Man accused of calling a security guard the ‘N’ word after being asked to fix his face mask loses discrimination case


A man who was denied entry to a supermarket after refusing to cover his mouth and nose with a face mask has had his claim that he was discriminated against on grounds of disability dismissed by the Workplace Relations Commission (WRC).

amil Janowicz was asked to adjust his mask by a security officer at Regan’s SuperValu in Firhouse, Dublin on December 1, 2020, at a time when the country was entering Level 3 restrictions during the Covid-19 pandemic.

He told an adjudication hearing of the WRC that his face mask was covering his mouth but did not cover his nose. However, the security officer claimed that Mr Janowicz had been wearing the mask under his chin.

He told the security officer that he could not wear the mask properly because he had a medical condition and was in possession of a doctor’s certificate to this effect. When he was asked to produce this document, however, he told the officer that he was not entitled to see it.

The store manager became involved and Mr Janowicz eventually showed him a piece of note paper stating that he “is/was suffering from asthma” and “patient does not tolerate mask”.

He was asked to leave the supermarket on the basis that he had been rude to the security officer. He told the WRC that he had been very stressed following the incident, and claimed that he had been discriminated against on grounds of disability.

In cross examination, it was put to him that he had acted in an aggressive and abusive manner towards the security officer. Mr Janowicz denied this and also denied using the ‘N’ word. He said he always had respect for security personnel.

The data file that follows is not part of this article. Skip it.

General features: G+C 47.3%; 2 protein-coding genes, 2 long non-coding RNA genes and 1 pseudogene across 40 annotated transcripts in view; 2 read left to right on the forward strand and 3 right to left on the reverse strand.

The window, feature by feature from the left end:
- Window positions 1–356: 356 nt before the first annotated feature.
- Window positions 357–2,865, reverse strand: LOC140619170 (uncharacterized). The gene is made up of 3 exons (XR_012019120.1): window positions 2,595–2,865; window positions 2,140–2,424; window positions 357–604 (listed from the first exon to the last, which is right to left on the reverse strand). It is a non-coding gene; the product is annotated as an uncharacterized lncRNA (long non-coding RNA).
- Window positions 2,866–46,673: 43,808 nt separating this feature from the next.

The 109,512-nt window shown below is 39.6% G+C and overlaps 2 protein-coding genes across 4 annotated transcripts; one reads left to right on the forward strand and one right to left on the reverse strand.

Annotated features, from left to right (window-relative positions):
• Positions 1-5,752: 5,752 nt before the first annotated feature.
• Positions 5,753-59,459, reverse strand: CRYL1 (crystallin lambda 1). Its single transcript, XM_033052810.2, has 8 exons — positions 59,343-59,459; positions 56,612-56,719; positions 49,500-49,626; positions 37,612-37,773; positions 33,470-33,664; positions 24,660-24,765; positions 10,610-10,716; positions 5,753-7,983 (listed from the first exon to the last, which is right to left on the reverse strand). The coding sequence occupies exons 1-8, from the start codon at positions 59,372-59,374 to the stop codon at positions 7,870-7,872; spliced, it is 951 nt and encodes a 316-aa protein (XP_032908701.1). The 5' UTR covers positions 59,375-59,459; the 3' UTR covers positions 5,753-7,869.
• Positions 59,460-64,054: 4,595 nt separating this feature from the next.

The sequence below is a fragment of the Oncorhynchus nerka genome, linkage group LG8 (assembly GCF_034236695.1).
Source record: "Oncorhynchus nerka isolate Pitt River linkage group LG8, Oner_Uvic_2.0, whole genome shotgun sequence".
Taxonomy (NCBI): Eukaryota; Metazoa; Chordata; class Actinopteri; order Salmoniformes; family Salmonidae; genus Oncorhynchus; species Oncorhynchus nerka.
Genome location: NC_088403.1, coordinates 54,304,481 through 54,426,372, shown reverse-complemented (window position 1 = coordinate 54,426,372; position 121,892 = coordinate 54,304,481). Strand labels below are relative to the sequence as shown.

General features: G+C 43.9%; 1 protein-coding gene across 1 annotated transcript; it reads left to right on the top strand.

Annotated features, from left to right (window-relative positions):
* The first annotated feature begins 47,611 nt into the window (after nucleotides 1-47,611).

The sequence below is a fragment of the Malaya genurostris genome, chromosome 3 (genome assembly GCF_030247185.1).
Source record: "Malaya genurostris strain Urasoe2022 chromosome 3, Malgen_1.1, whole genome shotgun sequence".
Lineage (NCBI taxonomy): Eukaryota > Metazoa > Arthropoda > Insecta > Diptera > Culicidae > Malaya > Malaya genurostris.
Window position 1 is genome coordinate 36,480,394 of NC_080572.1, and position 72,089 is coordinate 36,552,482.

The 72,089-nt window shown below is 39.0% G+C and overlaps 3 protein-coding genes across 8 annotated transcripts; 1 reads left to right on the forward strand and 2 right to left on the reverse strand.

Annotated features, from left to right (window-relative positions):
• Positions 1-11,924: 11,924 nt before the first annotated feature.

He said Ridge Trading Ltd, which operates Regan’s SuperValu, had changed its position to make it look like his behaviour had been the issue, rather than his refusal to wear a mask properly.

The respondent company told the WRC that the complainant had been denied entry due to his aggressive and verbally abusive conduct when he was politely asked to comply with his legal obligation.

The security officer told the hearing that Mr Janowicz told him that he “did not have to listen to him” and said “nasty things” to him, including the use of the ‘N’ word. This interaction was heard by a nearby cashier who alerted the manager.

When the manager arrived on the scene, he brought the complainant’s attention to a notice stating that the store reserved the right to refuse admission and asked him to leave on the basis of his interaction with the security officer.

In his decision, WRC adjudication officer John Harraghy noted that there was a requirement for the complainant to demonstrate that he had a disability and provide evidence to support this claim.

He said there was no medical evidence that Mr Janowicz was exempt from the regulations and he had not provided any details other than “a piece of note paper” referring to asthma and stating that “patient does not tolerate mask”.

Mr Harraghy said this did not meet the requirements of the Equal Status legislation, and he was not satisfied that difficulty with wearing a mask constitutes a medical condition. He dismissed Mr Janowicz’s claim and found that he had not been discriminated against on grounds of disability

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